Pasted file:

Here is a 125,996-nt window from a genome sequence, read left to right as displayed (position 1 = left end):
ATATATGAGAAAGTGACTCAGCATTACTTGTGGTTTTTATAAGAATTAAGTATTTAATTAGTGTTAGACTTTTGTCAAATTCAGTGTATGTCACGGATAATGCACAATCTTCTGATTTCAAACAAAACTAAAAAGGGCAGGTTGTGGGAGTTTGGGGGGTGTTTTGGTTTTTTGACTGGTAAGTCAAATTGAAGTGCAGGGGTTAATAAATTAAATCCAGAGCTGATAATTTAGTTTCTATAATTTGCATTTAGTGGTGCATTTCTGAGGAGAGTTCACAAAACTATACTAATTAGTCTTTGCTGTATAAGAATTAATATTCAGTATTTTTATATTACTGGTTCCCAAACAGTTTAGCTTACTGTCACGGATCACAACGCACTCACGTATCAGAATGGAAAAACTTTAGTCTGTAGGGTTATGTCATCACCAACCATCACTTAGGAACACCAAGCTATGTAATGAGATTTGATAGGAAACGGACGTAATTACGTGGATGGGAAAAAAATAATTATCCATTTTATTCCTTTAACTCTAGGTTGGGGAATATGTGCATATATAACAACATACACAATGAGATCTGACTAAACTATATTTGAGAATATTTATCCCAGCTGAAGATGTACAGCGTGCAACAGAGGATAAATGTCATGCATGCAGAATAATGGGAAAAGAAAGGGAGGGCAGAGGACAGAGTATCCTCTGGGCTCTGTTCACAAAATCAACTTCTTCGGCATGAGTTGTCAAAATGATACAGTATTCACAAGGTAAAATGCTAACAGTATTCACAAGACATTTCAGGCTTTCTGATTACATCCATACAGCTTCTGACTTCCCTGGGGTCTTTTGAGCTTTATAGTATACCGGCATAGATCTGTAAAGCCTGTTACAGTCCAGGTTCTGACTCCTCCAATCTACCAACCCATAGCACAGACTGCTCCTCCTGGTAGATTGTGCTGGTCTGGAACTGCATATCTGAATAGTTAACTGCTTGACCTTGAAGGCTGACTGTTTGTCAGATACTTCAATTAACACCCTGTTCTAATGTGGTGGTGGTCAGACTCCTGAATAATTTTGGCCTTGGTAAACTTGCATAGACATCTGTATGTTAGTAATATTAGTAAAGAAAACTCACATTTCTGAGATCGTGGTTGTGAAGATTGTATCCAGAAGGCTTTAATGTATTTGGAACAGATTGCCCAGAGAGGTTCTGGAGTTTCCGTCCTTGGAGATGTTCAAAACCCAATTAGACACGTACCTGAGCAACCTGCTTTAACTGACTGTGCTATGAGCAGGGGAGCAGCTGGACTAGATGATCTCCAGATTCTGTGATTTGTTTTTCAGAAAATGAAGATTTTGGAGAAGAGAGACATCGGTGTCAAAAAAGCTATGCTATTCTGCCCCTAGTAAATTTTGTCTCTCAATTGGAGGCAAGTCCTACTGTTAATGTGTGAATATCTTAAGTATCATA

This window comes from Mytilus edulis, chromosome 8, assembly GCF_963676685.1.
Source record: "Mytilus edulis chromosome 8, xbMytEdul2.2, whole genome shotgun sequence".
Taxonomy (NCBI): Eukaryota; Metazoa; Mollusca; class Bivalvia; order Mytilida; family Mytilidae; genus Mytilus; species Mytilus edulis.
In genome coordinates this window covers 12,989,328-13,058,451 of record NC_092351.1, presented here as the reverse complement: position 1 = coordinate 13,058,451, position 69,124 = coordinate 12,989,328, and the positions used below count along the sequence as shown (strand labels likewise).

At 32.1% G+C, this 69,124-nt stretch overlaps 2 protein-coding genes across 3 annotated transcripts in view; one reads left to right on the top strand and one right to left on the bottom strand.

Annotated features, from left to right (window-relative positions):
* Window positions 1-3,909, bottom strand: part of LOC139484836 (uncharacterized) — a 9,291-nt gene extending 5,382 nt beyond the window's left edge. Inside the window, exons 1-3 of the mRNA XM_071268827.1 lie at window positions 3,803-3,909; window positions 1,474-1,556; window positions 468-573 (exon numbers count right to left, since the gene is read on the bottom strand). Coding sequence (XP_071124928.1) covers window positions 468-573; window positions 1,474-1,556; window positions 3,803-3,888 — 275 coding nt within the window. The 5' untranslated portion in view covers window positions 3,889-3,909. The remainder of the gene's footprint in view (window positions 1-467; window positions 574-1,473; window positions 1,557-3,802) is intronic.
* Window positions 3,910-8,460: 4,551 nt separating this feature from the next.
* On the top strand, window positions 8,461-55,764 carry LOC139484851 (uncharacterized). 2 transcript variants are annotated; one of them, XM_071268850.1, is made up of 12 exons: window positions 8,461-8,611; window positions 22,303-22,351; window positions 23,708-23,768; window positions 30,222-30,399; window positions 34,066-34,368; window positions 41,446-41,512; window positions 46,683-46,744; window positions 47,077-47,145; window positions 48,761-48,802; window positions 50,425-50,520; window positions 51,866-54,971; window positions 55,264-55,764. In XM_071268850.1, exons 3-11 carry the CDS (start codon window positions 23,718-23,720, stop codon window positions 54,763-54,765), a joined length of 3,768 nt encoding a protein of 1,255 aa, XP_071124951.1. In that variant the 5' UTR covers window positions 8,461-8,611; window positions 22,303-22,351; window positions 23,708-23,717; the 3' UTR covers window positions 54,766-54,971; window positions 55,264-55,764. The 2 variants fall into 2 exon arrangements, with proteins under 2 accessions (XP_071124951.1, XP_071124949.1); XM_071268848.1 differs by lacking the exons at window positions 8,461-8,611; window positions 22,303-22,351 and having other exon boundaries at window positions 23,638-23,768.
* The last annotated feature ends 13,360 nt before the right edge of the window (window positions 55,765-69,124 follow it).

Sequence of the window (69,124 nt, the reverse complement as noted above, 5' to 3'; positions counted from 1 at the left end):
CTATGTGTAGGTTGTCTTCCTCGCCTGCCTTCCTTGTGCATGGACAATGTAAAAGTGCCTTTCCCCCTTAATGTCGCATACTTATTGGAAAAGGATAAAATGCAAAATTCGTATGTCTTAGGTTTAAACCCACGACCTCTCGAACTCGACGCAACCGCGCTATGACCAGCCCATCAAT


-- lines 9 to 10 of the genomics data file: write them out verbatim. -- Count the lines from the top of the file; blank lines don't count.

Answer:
* Window positions 1-3,909, bottom strand: part of LOC139484836 (uncharacterized) — a 9,291-nt gene extending 5,382 nt beyond the window's left edge. Inside the window, exons 1-3 of the mRNA XM_071268827.1 lie at window positions 3,803-3,909; window positions 1,474-1,556; window positions 468-573 (exon numbers count right to left, since the gene is read on the bottom strand). Coding sequence (XP_071124928.1) covers window positions 468-573; window positions 1,474-1,556; window positions 3,803-3,888 — 275 coding nt within the window. The 5' untranslated portion in view covers window positions 3,889-3,909. The remainder of the gene's footprint in view (window positions 1-467; window positions 574-1,473; window positions 1,557-3,802) is intronic.
* Window positions 3,910-8,460: 4,551 nt separating this feature from the next.